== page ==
2 May 2017: Leading psychologist Dr Mark Winwood has devised a simple daily formula to help boost resilience and performance:
- 30 minutes of walking or light exercise
- + at least 20 minutes to wind down before bed
- + 10 minutes of ‘me time’
Feeling down is no picnic. According to a survey of 2,000 UK adults by AXA PPP healthcare,* low resilience can adversely affect mood and motivation (56 per cent) and performance at work (50 per cent) – factors that could account, in part, for the UK’s 35 percentage point output per hour productivity gap with Germany.**
Thankfully, most people (86 per cent) acknowledge the importance of resilience for being able to manage life’s challenges and setbacks.*** And they appreciate there’s room for improvement, with nearly two thirds (62 per cent) saying they want to be more resilient and a fifth saying they think this would help them specifically at work.
To help address this, Dr Winwood, Director of Psychological Services at AXA PPP healthcare, has created a simple three step formula as a starting point – 30 minutes of walking or light exercise + at least 20 minutes of a relaxing wind-down routine before bed (increasing to an hour over time) + 10 minutes a day of some ‘me time’ – which, when taken together, adds up to a resilience boosting ‘Power Hour’. These habits, despite seeming relatively small, can have a sizeable effect on Brits’ wellbeing and really help manage our energy.
Dr Winwood comments: “We live in an ‘always on’ society. When we’re not busy working, we’re doing domestic chores, looking after our families or checking social media – sometimes all at the same time. Even finding five minutes for ourselves to pause to think, reflect or take a relaxing soak in the bath can be a challenge. But they’re crucial for our wellbeing.
“Feeling tired, stressed and always on the go can undermine our ability to deal with life’s challenges. But finding the time for ourselves to take stock, recharge and reflect on our priorities is all too often lost to the fray of day-to-day living. This is why I’ve devised a simple 30-20-10 formula to kick start three healthy habits which, if practised daily and expanded on, should help Brits to cope with stressful situations more readily. To be at our best, we should be taking at least an hour to wind down for bed, but in today’s frenetic society, this can be a luxury many people don’t have. Starting with 20 minutes is more achievable – whether it’s a relaxing bath, caring for a pet or reading. Getting away from blue light (for example from the TV or mobile phones) will also help calm the brain and let it switch off, allowing for a more restful and restorative night’s sleep.”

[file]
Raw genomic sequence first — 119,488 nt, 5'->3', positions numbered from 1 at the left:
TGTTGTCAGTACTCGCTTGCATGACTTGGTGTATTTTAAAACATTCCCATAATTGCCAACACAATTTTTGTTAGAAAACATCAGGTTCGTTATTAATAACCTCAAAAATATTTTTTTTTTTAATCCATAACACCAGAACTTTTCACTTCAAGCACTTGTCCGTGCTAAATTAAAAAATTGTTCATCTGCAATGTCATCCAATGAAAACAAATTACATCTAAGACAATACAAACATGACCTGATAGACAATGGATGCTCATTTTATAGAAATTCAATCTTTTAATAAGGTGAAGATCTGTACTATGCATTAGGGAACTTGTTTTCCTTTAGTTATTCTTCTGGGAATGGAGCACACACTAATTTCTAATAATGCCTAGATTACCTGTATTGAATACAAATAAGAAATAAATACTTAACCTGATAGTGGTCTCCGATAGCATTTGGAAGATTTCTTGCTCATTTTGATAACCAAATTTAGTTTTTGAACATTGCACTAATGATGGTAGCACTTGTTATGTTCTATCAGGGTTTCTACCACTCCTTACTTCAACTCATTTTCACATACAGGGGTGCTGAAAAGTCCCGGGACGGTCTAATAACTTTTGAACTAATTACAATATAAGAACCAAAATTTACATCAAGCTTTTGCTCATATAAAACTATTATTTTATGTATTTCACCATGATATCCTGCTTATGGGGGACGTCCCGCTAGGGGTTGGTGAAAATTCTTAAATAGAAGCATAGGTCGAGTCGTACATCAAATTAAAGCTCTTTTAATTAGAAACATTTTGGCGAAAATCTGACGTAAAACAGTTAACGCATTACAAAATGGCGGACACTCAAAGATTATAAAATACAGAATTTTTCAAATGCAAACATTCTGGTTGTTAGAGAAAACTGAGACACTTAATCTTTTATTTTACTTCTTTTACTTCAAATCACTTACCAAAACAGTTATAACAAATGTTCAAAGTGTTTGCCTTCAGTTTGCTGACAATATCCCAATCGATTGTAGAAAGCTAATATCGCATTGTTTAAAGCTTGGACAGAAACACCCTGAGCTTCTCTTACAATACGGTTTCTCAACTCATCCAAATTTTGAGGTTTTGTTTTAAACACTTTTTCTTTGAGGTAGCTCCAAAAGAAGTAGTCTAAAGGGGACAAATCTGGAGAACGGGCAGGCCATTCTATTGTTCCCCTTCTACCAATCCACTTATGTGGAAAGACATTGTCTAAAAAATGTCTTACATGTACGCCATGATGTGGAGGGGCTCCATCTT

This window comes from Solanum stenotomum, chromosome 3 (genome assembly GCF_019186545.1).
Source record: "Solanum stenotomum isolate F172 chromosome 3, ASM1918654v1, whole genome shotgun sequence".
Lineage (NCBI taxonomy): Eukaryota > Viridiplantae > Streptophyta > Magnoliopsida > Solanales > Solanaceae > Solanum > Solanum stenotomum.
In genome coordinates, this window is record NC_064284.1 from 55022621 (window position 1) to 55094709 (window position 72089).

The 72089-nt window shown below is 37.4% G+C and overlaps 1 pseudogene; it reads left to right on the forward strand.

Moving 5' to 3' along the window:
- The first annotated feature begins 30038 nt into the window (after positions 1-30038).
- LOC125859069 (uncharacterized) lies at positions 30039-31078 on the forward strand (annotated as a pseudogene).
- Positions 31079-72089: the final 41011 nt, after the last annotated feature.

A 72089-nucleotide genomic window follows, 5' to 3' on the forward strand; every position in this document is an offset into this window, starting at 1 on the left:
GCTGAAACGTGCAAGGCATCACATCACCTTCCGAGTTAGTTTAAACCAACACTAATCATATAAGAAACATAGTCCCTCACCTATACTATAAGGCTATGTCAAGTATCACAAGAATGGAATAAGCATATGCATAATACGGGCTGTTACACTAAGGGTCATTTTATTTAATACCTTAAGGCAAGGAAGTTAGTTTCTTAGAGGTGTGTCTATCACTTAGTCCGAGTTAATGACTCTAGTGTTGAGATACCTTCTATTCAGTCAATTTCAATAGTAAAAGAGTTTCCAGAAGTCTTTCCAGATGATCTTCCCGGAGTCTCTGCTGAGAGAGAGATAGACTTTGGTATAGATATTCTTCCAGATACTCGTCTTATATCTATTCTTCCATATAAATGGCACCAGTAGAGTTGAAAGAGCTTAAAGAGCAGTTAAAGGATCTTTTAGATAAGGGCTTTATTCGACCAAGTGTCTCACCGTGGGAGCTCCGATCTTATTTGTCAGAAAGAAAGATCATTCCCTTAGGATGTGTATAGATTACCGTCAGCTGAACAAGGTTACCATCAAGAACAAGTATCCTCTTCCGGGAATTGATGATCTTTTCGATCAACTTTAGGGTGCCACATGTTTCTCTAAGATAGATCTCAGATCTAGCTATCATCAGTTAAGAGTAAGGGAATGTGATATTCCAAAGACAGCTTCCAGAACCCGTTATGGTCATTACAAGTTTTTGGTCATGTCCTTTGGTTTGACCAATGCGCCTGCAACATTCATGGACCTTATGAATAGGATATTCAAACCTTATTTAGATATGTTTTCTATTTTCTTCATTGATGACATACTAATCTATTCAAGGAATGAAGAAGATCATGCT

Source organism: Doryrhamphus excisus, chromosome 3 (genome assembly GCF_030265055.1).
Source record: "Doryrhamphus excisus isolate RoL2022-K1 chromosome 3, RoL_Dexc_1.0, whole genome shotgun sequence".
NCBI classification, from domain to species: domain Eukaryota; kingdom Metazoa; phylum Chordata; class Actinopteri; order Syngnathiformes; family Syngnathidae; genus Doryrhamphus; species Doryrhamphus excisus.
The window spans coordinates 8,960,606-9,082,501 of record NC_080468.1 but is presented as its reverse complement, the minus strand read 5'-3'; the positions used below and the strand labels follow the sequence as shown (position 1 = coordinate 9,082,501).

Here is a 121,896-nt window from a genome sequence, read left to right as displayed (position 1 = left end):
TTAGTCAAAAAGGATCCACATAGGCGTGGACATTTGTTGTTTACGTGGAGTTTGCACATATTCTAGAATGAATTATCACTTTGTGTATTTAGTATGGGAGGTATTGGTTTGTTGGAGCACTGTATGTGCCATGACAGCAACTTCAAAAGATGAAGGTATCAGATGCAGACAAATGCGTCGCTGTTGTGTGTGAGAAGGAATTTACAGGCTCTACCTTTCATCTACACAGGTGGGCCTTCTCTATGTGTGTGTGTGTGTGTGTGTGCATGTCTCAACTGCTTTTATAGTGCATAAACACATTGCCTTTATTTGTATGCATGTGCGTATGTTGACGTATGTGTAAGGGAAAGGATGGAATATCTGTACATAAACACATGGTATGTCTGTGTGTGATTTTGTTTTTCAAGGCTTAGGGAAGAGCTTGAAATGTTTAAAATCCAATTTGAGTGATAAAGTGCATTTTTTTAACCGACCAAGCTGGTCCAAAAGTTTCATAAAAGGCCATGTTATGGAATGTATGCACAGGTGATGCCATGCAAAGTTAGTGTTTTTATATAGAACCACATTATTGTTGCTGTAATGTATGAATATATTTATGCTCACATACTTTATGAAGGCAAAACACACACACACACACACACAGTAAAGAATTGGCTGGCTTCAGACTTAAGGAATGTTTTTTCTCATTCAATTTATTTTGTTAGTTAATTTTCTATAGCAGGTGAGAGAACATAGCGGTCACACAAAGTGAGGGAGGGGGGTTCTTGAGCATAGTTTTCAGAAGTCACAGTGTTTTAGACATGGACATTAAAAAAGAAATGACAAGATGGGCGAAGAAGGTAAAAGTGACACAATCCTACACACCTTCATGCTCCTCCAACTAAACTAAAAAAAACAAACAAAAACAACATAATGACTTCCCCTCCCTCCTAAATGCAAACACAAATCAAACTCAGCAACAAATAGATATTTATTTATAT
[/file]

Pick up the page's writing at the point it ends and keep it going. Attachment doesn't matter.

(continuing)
After a life-enhancing epiphany that a little ‘me time’ every day was helping him to feel happier, physically healthier and handle unexpected challenges, Sam Sahota changed his career to become a life coach. He comments: “Having ‘me time’ and practicing mindfulness has been invaluable to my mental wellbeing and also my physical health. My immune system is stronger, I no longer smoke and I generally feel energised. I swear by taking some ‘me time’ for reducing stress and building my resilience, as I use this time constructively to relax my mind and body, allowing me to concentrate on the present moment and switch off from the events of the day. This is helpful for stress management, as it enables me to move on from any irritations I’ve experienced during the day.”
Sam continues: “I’ve faced upsetting situations that could have compromised relationships and my mental wellbeing, but working on my resilience has taught me how to deal with these challenges and gives me the reassurance that everything will be fine.”
The ‘Power Hour’ is backed by TV presenter and avid walker Julia Bradbury, who comments: “I have a hectic work schedule and three young children so finding time for myself can be difficult – but I swear by taking some ‘me time’ and getting out for a walk to build my resilience. Walking is my passion, and I often set out a problem that needs addressing then dedicate my time out walking to mull it over and think about solutions. Moments of reflection are so important. An intense example which proved to me the importance of positive thinking was a time when I learned to rock climb from scratch in eight weeks. This tested me physically and mentally; especially when I got trapped under a ledge on a high cliff. It was a moment of uninterrupted thought, focused solely on me and what I can achieve. It took me about 20 minutes to convince myself that “I can do this”. It was a turning point, when I realised it’s just as easy to turn a petrifying thought into a positive one. Dealing with your situation and thinking positively is crucial to resilience.”
It’s heartening to know that some people surveyed by AXA PPP healthcare recognise the positive impact the three ‘Power Hour’ activities have on their resilience, with 68 per cent, 56 per cent and 39 per cent ranking sleep, ‘me time’ and exercise, respectively, among their top three resilience boosters.
Julia Bradbury and AXA PPP healthcare are urging Brits to pledge to set aside some ‘me time’ every day for four weeks to help them to better appreciate the present moment for a more positive outlook. The MeTime #TRYit challenge starts on 15 May 2017 – make your pledge here.
*Research of 2,000 UK adults undertaken in January 2017 by Vitreous World for AXA PPP healthcare.
***Respondents were asked to rate how important feeling resilient is to them personally in their day to day life on a scale of 0 (not at all important) to 10 (very important), with 0-5 scores interpreted as being low and 6-7 interpreted as being high.